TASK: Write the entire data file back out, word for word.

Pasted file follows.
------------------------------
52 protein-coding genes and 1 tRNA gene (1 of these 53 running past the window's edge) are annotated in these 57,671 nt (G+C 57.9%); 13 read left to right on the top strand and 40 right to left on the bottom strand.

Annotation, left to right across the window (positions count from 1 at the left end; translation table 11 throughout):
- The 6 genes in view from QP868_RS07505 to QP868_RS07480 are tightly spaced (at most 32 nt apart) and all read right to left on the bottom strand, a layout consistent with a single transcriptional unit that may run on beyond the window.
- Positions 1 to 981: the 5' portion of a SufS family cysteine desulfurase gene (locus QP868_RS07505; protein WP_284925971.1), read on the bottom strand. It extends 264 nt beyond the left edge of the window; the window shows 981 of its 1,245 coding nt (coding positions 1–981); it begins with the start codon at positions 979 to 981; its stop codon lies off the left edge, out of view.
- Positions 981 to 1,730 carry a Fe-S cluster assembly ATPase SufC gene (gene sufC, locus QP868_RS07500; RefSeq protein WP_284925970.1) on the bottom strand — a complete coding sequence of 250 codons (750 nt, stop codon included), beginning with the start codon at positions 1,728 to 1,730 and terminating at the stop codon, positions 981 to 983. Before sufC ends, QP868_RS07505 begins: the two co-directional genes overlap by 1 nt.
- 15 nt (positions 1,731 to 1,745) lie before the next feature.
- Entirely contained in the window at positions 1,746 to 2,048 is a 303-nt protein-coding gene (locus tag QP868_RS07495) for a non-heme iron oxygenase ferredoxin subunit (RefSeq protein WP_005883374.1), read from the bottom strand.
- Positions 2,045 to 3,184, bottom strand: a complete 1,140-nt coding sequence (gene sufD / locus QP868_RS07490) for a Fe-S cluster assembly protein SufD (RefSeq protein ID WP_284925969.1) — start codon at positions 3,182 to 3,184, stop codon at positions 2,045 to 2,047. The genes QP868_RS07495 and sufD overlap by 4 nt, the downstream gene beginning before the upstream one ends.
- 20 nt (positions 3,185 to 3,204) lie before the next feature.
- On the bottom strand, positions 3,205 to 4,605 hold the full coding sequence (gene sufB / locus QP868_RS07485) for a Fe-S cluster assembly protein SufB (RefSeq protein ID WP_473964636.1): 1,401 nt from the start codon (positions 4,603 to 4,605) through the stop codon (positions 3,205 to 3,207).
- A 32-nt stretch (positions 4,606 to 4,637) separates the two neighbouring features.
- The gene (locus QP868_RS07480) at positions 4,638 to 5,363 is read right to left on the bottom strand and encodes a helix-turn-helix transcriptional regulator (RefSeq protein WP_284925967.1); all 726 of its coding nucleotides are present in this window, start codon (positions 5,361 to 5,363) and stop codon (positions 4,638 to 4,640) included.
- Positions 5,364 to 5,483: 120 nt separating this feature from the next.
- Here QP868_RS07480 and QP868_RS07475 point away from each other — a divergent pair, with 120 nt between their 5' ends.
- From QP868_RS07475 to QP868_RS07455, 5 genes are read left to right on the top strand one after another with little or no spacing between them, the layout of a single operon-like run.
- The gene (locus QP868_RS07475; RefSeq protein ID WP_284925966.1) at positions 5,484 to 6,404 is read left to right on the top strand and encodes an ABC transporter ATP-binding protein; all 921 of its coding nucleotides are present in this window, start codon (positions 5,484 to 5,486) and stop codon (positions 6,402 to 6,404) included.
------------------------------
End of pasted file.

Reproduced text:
52 protein-coding genes and 1 tRNA gene (1 of these 53 running past the window's edge) are annotated in these 57,671 nt (G+C 57.9%); 13 read left to right on the top strand and 40 right to left on the bottom strand.

Annotation, left to right across the window (positions count from 1 at the left end; translation table 11 throughout):
- The 6 genes in view from QP868_RS07505 to QP868_RS07480 are tightly spaced (at most 32 nt apart) and all read right to left on the bottom strand, a layout consistent with a single transcriptional unit that may run on beyond the window.
- Positions 1 to 981: the 5' portion of a SufS family cysteine desulfurase gene (locus QP868_RS07505; protein WP_284925971.1), read on the bottom strand. It extends 264 nt beyond the left edge of the window; the window shows 981 of its 1,245 coding nt (coding positions 1–981); it begins with the start codon at positions 979 to 981; its stop codon lies off the left edge, out of view.
- Positions 981 to 1,730 carry a Fe-S cluster assembly ATPase SufC gene (gene sufC, locus QP868_RS07500; RefSeq protein WP_284925970.1) on the bottom strand — a complete coding sequence of 250 codons (750 nt, stop codon included), beginning with the start codon at positions 1,728 to 1,730 and terminating at the stop codon, positions 981 to 983. Before sufC ends, QP868_RS07505 begins: the two co-directional genes overlap by 1 nt.
- 15 nt (positions 1,731 to 1,745) lie before the next feature.
- Entirely contained in the window at positions 1,746 to 2,048 is a 303-nt protein-coding gene (locus tag QP868_RS07495) for a non-heme iron oxygenase ferredoxin subunit (RefSeq protein WP_005883374.1), read from the bottom strand.
- Positions 2,045 to 3,184, bottom strand: a complete 1,140-nt coding sequence (gene sufD / locus QP868_RS07490) for a Fe-S cluster assembly protein SufD (RefSeq protein ID WP_284925969.1) — start codon at positions 3,182 to 3,184, stop codon at positions 2,045 to 2,047. The genes QP868_RS07495 and sufD overlap by 4 nt, the downstream gene beginning before the upstream one ends.
- 20 nt (positions 3,185 to 3,204) lie before the next feature.
- On the bottom strand, positions 3,205 to 4,605 hold the full coding sequence (gene sufB / locus QP868_RS07485) for a Fe-S cluster assembly protein SufB (RefSeq protein ID WP_473964636.1): 1,401 nt from the start codon (positions 4,603 to 4,605) through the stop codon (positions 3,205 to 3,207).
- A 32-nt stretch (positions 4,606 to 4,637) separates the two neighbouring features.
- The gene (locus QP868_RS07480) at positions 4,638 to 5,363 is read right to left on the bottom strand and encodes a helix-turn-helix transcriptional regulator (RefSeq protein WP_284925967.1); all 726 of its coding nucleotides are present in this window, start codon (positions 5,361 to 5,363) and stop codon (positions 4,638 to 4,640) included.
- Positions 5,364 to 5,483: 120 nt separating this feature from the next.
- Here QP868_RS07480 and QP868_RS07475 point away from each other — a divergent pair, with 120 nt between their 5' ends.
- From QP868_RS07475 to QP868_RS07455, 5 genes are read left to right on the top strand one after another with little or no spacing between them, the layout of a single operon-like run.
- The gene (locus QP868_RS07475; RefSeq protein ID WP_284925966.1) at positions 5,484 to 6,404 is read left to right on the top strand and encodes an ABC transporter ATP-binding protein; all 921 of its coding nucleotides are present in this window, start codon (positions 5,484 to 5,486) and stop codon (positions 6,402 to 6,404) included.